It’s Negroni Week! The popular cocktail classic is celebrated around the world! With Negroni, many variations have popped up including the Sbagliato, a fizzy twist which replaces Gin with Sparkling Wine (Sbagliato literally means “messed up” in Italian) and the Boulevardier, with Gin as its base. Of course, there are many more different ways to twist and make a Negroni but for today we will focus on Gin, an integral part of Negroni and many famous class cocktails.
Gin is perhaps the most versatile of the distilled spirits. Sure, whisky is delicious. But gin has a wonderfully complex flavour profile that is unrivalled by any other spirit.
At its core, gin is a neutral spirit that has been flavoured with juniper, and often a variety of herbs, spices, flowers, citrus, and other flavors. Lemon, orange, and lime, as well as coriander, cardamom, and allspice, are all common. Right from the get go, gin is gifted with an almost infinite range of possible flavors and profiles. There’s a gin out there to match your taste. And, for the same reasons, there is a perfect gin for every cocktail, liqueur, and mixer.
The final flavour of gin, unlike most other spirits, relies less on the base spirit or the aging process than it does on the additions made by the distiller during production. Let’s take a stroll through the process of how gin is made:
- Obtaining the neutral spirit.
Some distilleries will actually just source an already-distilled base spirit from another distillery. Others will use leftover base spirit from other liquors they make in-house. And still others will go through the process of creating their own from scratch. As with other liquors, the basic process consists of:
- Creating a mash. Grain, water, and yeast are combined and heated, then allowed to ferment to create a low-alcohol “beer.”
- The “beer” is strained, put into a still, and heated. Since alcohol has a lower boiling point than water, the alcohol will turn to vapor while the water and other by-products are left behind, so long as the proper temperature range is maintained. The alcohol vapor condenses and is collected as the pure, neutral spirit.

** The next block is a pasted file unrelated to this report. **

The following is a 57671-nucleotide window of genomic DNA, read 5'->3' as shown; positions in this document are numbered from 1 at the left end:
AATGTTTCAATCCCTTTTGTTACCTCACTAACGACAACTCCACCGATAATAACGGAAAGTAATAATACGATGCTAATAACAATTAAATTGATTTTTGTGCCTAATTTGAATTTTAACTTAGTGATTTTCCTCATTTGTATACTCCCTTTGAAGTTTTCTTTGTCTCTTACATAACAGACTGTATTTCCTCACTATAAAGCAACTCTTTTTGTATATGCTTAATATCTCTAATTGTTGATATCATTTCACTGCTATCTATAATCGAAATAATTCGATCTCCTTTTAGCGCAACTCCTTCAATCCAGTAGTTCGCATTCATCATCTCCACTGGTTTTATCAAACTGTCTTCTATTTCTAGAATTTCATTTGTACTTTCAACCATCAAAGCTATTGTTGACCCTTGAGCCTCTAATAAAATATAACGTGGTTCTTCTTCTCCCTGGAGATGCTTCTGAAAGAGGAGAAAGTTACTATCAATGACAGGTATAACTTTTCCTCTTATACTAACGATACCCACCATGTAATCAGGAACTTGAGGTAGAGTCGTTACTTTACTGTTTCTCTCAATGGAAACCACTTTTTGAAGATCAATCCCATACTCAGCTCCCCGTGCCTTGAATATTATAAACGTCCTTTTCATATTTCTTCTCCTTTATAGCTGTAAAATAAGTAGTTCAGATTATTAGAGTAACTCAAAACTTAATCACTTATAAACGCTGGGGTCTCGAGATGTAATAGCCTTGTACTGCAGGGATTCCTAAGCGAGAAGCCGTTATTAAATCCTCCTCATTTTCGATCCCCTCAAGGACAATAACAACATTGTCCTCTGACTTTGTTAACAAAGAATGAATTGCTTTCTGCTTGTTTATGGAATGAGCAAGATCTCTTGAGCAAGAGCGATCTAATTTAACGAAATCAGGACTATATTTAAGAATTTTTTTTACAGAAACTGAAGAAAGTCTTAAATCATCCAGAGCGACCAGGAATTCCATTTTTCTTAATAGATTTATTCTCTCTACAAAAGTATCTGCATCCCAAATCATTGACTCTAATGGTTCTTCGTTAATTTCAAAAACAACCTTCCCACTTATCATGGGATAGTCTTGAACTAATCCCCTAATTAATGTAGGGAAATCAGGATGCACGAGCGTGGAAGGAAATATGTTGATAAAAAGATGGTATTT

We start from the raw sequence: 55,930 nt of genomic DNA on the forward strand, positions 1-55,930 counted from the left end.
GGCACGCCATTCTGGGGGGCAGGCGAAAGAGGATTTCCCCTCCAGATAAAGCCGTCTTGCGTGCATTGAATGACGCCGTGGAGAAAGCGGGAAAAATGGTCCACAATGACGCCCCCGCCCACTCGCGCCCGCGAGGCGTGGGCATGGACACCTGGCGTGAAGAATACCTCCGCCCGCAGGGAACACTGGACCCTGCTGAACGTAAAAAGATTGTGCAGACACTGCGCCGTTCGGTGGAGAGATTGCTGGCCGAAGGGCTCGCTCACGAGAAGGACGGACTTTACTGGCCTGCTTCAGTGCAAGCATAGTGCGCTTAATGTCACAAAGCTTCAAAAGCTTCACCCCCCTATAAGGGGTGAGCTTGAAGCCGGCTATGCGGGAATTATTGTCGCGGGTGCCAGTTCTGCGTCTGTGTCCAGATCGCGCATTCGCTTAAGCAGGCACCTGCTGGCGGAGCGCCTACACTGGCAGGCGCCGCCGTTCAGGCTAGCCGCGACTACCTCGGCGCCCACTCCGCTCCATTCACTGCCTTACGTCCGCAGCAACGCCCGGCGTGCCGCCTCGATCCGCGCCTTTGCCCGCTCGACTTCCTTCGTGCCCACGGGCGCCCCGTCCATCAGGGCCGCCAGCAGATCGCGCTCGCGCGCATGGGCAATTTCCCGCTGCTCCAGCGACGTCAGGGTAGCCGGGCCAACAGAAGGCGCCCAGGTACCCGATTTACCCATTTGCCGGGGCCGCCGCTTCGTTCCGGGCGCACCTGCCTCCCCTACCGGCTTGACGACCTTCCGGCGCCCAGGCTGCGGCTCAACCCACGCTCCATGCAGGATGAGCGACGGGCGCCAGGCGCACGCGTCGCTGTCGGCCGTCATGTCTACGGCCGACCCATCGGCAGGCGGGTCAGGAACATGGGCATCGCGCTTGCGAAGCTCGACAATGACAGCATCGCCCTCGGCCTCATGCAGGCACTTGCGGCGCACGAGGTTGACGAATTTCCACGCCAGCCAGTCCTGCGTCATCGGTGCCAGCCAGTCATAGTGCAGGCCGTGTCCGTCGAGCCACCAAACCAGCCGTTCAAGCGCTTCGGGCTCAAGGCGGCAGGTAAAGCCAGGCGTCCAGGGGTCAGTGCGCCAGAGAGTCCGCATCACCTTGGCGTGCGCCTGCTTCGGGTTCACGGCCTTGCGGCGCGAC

- Flavouring with botanicals.
Next, herbs, spices, citrus, flowers, and other flavourings are added to the neutral spirit. All gin contains juniper berries but the unique recipe of other botanicals is what makes each gin special. The time and technique vary.
- Final distillation.
Most commercial gins undergo a final distillation at this stage. They’re run through the still one more time, which allows the spirit to retain the flavour of the botanicals, while getting rid of any colour that it has taken on.
As everyone knows, gin is usually enjoyed with some tonic but feel free to give a few of these recipes a try:
- 1 part gin
- 1 part Campari
- 1 part sweet vermouth
- Orange twist
Combine gin, Campari, vermouth in a stirring glass and stir for about 20 – 30 seconds. Strain into an ice-filled rocks glass. Using a vegetable peeler or zester, cut a very thin strip of orange peel (avoid the white pith), squeeze the twist over glass to release its oils, run the peel over the rim of the glass, and drop into drink.
- 2 oz gin
- 1/2 oz simple syrup
- 1/2 oz lemon juice
- Champagne (or other dry sparkling wine)
- Lemon twist
In a shaker with ice, combine gin, syrup, and lemon; shake well. Strain into a chilled flute or coupe and top up with champagne. Serve up with a strip of lemon zest as garnish.
- 3 oz gin
- ½ fresh lime
- Sparkling water
Squeeze lime half into a rocks glass or large wine goblet. Fill glass with ice. Add gin, bitters, and sparkling water. Give it a light lift with a bar spoon to combine.
Should any of you Gin aficionados are looking to organize a gin party, feel free to get in touch with our events bartending crew will be able to craft a menu for you and ensure your Gin addictions are well fed. Have an awesome Negroni week, cheers!